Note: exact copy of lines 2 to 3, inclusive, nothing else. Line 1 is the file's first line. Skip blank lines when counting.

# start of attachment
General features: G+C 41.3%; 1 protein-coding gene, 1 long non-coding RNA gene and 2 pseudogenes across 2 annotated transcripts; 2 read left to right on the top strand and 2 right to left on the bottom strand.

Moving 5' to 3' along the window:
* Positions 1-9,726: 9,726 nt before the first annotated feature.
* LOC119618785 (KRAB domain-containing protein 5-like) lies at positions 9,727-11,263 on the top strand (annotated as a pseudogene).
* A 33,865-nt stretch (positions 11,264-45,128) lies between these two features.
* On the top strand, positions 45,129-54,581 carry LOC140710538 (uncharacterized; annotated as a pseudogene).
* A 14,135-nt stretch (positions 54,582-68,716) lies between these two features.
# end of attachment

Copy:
Moving 5' to 3' along the window:
* Positions 1-9,726: 9,726 nt before the first annotated feature.